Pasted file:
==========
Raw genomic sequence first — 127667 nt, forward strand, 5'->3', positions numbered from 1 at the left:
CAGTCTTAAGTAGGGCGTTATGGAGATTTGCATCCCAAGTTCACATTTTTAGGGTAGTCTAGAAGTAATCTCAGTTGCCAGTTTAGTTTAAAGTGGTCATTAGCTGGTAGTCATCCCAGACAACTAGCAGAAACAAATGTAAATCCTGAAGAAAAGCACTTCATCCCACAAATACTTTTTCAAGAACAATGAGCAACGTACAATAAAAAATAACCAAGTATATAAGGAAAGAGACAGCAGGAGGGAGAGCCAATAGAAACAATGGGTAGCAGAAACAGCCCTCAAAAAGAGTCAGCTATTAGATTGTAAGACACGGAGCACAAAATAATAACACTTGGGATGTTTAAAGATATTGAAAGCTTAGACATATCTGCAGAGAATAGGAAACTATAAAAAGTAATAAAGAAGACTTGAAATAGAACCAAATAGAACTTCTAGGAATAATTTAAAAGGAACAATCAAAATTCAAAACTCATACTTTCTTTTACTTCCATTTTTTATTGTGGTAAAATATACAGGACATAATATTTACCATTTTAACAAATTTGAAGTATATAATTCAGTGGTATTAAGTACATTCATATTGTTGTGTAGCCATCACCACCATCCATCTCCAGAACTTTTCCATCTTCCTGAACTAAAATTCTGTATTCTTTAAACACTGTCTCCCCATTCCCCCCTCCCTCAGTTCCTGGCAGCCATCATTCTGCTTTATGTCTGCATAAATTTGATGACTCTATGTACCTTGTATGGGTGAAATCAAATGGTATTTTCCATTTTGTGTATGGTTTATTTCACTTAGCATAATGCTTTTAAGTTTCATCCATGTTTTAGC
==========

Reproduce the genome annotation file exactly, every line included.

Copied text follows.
Raw genomic sequence first — 127667 nt, forward strand, 5'->3', positions numbered from 1 at the left:
CAGTCTTAAGTAGGGCGTTATGGAGATTTGCATCCCAAGTTCACATTTTTAGGGTAGTCTAGAAGTAATCTCAGTTGCCAGTTTAGTTTAAAGTGGTCATTAGCTGGTAGTCATCCCAGACAACTAGCAGAAACAAATGTAAATCCTGAAGAAAAGCACTTCATCCCACAAATACTTTTTCAAGAACAATGAGCAACGTACAATAAAAAATAACCAAGTATATAAGGAAAGAGACAGCAGGAGGGAGAGCCAATAGAAACAATGGGTAGCAGAAACAGCCCTCAAAAAGAGTCAGCTATTAGATTGTAAGACACGGAGCACAAAATAATAACACTTGGGATGTTTAAAGATATTGAAAGCTTAGACATATCTGCAGAGAATAGGAAACTATAAAAAGTAATAAAGAAGACTTGAAATAGAACCAAATAGAACTTCTAGGAATAATTTAAAAGGAACAATCAAAATTCAAAACTCATACTTTCTTTTACTTCCATTTTTTATTGTGGTAAAATATACAGGACATAATATTTACCATTTTAACAAATTTGAAGTATATAATTCAGTGGTATTAAGTACATTCATATTGTTGTGTAGCCATCACCACCATCCATCTCCAGAACTTTTCCATCTTCCTGAACTAAAATTCTGTATTCTTTAAACACTGTCTCCCCATTCCCCCCTCCCTCAGTTCCTGGCAGCCATCATTCTGCTTTATGTCTGCATAAATTTGATGACTCTATGTACCTTGTATGGGTGAAATCAAATGGTATTTTCCATTTTGTGTATGGTTTATTTCACTTAGCATAATGCTTTTAAGTTTCATCCATGTTTTAGC